The Specs:

This knife is a little bit bigger, with a blade length of 2.1 inches. The closed length of the knife is 2.9 inches long, with the overall length of the knife being 5 inches long. This knife weighs in at 1.3 ounces.

 

Conclusion:

The Centi I and Centi II have been designed small, yet durable and powerful so that you can have them with you wherever you go. And they are still strong enough to take on some of the tougher tasks that your day throws at you. Pick yours up today at BladeOps.

SOG BladeOps Exclusive DTST-02 Desert Tan SOG TAC Knife Review

SOG Specialty Knives, Inc. is a U.S. knife and tool manufacturing company that is famous for their reproduction SOG Knife form the Vietnamese era. SOG currently manufactures a variety of knives other than the original military inspired designs, many designed for everyday carry. SOG also produces a line of multi-tools.

The company was founded in 1986 by Spencer and Gloria Frazer and was inspired in its choice of name by the Joint Services Special Operations unit known as the Military Assistance Command, Vietnam Studies and Observations Group (MACV-SOG) who developed their own knife during the War in Vietnam.

Making changes to the original design of the MACV SOG Fighter, like resin impregnating the leather handle, utilizing thicker stock and new grind lines, Spencer and Gloria launched their product and company with a one-page, black and white ad in Soldier of Fortune Magazine of the S1 Bowie, a replica of the SOG Knife used by the SOG groups operating in South-East Asia. They also produced the SCUBA/Demo knife, which is a replica of one of the rarest military knives to date. Knives such as these and many of the SOG models produce prior to the shift of production from Seki, Japan to Taiwan are considered to be the best knives SOG had ever made.

A second “maritime” version of the Bowie (S2) was made utilizing a black Micarta handle and stainless steel blade known as the Trident. It was decorated with the US Navy SEAL emblem as opposed to the Special Force Crest found on the Bowie. The original S1 and S2 classic bowies were manufactured for SOG by Ichiro Hattori and Seki Japan until 2006. The other models were manufactured by Kinryu Corp. also of Seki until 2007.

SOG manufactures a knife used by the United States Navy SEALs dubbed the SEAL 2000. The SOG SEAL 2000 was designed for the US Navy SEAL knife trials in 1992. The knife was manufactured from 1995 to 2007. Both the SEAL 2000 and the smaller version, the Seal Pup are on display in the knife exhibit at the US Navy SEAL Museum in Ft. Pierce, Florida.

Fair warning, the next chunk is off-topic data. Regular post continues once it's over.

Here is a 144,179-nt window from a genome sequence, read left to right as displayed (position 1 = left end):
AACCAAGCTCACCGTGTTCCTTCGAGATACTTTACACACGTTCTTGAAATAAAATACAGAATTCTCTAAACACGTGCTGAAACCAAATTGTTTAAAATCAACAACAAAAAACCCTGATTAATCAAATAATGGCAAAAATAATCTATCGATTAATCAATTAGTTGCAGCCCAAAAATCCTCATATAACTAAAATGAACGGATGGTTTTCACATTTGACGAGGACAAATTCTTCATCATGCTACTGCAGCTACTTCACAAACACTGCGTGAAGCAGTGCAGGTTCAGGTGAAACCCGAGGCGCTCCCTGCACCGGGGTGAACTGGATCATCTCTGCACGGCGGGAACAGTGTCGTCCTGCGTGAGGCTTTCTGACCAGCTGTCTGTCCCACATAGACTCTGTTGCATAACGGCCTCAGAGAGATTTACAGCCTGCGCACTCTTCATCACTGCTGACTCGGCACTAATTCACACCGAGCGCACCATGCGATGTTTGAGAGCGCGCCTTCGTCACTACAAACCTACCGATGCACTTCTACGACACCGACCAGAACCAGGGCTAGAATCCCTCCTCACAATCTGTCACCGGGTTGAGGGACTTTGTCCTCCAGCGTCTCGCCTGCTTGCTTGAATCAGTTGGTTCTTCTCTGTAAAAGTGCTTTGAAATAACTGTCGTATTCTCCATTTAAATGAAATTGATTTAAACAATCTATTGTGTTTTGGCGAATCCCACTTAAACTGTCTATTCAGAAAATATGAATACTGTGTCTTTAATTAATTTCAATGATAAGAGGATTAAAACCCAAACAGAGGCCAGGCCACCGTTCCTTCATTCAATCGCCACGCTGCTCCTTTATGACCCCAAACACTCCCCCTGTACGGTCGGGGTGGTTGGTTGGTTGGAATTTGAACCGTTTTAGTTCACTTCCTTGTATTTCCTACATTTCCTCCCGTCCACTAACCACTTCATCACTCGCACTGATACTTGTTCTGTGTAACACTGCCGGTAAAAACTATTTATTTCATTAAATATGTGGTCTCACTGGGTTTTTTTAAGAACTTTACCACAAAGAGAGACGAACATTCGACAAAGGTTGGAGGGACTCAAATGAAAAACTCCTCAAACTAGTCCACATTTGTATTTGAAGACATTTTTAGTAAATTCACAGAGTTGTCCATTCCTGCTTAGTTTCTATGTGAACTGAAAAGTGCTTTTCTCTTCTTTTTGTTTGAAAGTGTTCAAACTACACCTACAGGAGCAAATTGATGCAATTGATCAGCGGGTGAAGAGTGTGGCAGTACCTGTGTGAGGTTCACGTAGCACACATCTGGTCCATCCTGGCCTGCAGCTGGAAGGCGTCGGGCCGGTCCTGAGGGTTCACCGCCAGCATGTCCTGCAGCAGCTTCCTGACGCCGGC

SOG Specialty Knives manufactures an array of tools available for military personnel and casual outdoor users. SOG also makes several other military style knives including a tactical switchblade which is only available to military/law enforcement personnel. SOG has developed fixed blade knives for survival and outdoors such as the Tech Bowie as well as folding knives, many of which feature assisted opening technology such as the Aegis, Twitch, and Trident. SOG also manufactures multi-tools including the Paratool, PowerLock, and PowerAssist. Many of SOGs folding knives and multi-tools are made or assembled in the USA with the higher priced folders being by in Japan. A couple of SOGs lesser priced tools are manufactured in Taiwan or China.

Today we will be going over a BladeOps Exclusive SOG DTST-02 Desert Tan SOG Tac automatic knife.

 

The Blade:

The blade on this knife is made out of AUS-8 stainless steel. This is an upper mid-range steel that is made in Japan. This steel is very similar to 440B steel, but is slightly inferior in terms of rust resistance. However, AUS-8 is the harder steel out of the 440 steel line. AUS-8 is also similarly tough, but may not hold its edge as well as some of the more premium steels, which carry higher amounts of carbon. This steel is going to be very easy to sharpen and you can get a razor sharp edge on it.